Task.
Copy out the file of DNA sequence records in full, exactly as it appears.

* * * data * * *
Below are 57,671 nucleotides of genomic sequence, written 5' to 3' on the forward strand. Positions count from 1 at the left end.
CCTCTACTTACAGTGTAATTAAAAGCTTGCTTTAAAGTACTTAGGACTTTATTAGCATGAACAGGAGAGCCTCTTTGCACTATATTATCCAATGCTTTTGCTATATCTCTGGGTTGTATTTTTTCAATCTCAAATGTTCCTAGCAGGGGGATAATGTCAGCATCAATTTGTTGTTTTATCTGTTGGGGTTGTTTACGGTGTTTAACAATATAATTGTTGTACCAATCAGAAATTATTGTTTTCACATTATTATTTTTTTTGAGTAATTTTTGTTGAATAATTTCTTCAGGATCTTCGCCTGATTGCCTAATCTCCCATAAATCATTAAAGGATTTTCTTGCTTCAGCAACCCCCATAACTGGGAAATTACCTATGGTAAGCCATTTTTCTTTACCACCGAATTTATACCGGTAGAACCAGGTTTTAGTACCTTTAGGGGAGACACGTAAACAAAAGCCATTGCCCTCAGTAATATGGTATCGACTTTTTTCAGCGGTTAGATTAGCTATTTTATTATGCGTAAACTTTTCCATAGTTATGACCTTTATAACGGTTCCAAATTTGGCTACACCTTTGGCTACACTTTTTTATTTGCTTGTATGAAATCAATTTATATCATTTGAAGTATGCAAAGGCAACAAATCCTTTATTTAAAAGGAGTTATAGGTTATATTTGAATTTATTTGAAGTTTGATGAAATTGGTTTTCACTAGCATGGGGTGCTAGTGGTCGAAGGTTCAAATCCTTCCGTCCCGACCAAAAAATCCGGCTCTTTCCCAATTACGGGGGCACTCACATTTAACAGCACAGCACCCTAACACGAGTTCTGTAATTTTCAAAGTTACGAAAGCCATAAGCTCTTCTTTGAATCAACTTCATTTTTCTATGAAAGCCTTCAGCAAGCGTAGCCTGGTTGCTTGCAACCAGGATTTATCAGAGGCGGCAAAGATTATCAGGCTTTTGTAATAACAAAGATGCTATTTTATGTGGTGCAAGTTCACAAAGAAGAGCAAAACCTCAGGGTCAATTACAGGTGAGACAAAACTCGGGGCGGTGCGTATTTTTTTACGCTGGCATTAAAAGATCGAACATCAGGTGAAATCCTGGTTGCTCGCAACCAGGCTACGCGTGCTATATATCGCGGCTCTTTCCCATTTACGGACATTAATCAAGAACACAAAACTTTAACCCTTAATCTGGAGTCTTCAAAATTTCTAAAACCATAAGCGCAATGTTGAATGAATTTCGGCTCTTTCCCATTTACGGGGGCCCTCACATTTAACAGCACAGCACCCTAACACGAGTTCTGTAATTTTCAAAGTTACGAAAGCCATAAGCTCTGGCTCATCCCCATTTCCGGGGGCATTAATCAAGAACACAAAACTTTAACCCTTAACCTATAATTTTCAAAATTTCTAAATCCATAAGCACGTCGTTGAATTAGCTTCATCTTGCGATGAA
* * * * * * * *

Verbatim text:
Below are 57,671 nucleotides of genomic sequence, written 5' to 3' on the forward strand. Positions count from 1 at the left end.
CCTCTACTTACAGTGTAATTAAAAGCTTGCTTTAAAGTACTTAGGACTTTATTAGCATGAACAGGAGAGCCTCTTTGCACTATATTATCCAATGCTTTTGCTATATCTCTGGGTTGTATTTTTTCAATCTCAAATGTTCCTAGCAGGGGGATAATGTCAGCATCAATTTGTTGTTTTATCTGTTGGGGTTGTTTACGGTGTTTAACAATATAATTGTTGTACCAATCAGAAATTATTGTTTTCACATTATTATTTTTTTTGAGTAATTTTTGTTGAATAATTTCTTCAGGATCTTCGCCTGATTGCCTAATCTCCCATAAATCATTAAAGGATTTTCTTGCTTCAGCAACCCCCATAACTGGGAAATTACCTATGGTAAGCCATTTTTCTTTACCACCGAATTTATACCGGTAGAACCAGGTTTTAGTACCTTTAGGGGAGACACGTAAACAAAAGCCATTGCCCTCAGTAATATGGTATCGACTTTTTTCAGCGGTTAGATTAGCTATTTTATTATGCGTAAACTTTTCCATAGTTATGACCTTTATAACGGTTCCAAATTTGGCTACACCTTTGGCTACACTTTTTTATTTGCTTGTATGAAATCAATTTATATCATTTGAAGTATGCAAAGGCAACAAATCCTTTATTTAAAAGGAGTTATAGGTTATATTTGAATTTATTTGAAGTTTGATGAAATTGGTTTTCACTAGCATGGGGTGCTAGTGGTCGAAGGTTCAAATCCTTCCGTCCCGACCAAAAAATCCGGCTCTTTCCCAATTACGGGGGCACTCACATTTAACAGCACAGCACCCTAACACGAGTTCTGTAATTTTCAAAGTTACGAAAGCCATAAGCTCTTCTTTGAATCAACTTCATTTTTCTATGAAAGCCTTCAGCAAGCGTAGCCTGGTTGCTTGCAACCAGGATTTATCAGAGGCGGCAAAGATTATCAGGCTTTTGTAATAACAAAGATGCTATTTTATGTGGTGCAAGTTCACAAAGAAGAGCAAAACCTCAGGGTCAATTACAGGTGAGACAAAACTCGGGGCGGTGCGTATTTTTTTACGCTGGCATTAAAAGATCGAACATCAGGTGAAATCCTGGTTGCTCGCAACCAGGCTACGCGTGCTATATATCGCGGCTCTTTCCCATTTACGGACATTAATCAAGAACACAAAACTTTAACCCTTAATCTGGAGTCTTCAAAATTTCTAAAACCATAAGCGCAATGTTGAATGAATTTCGGCTCTTTCCCATTTACGGGGGCCCTCACATTTAACAGCACAGCACCCTAACACGAGTTCTGTAATTTTCAAAGTTACGAAAGCCATAAGCTCTGGCTCATCCCCATTTCCGGGGGCATTAATCAAGAACACAAAACTTTAACCCTTAACCTATAATTTTCAAAATTTCTAAATCCATAAGCACGTCGTTGAATTAGCTTCATCTTGCGATGAA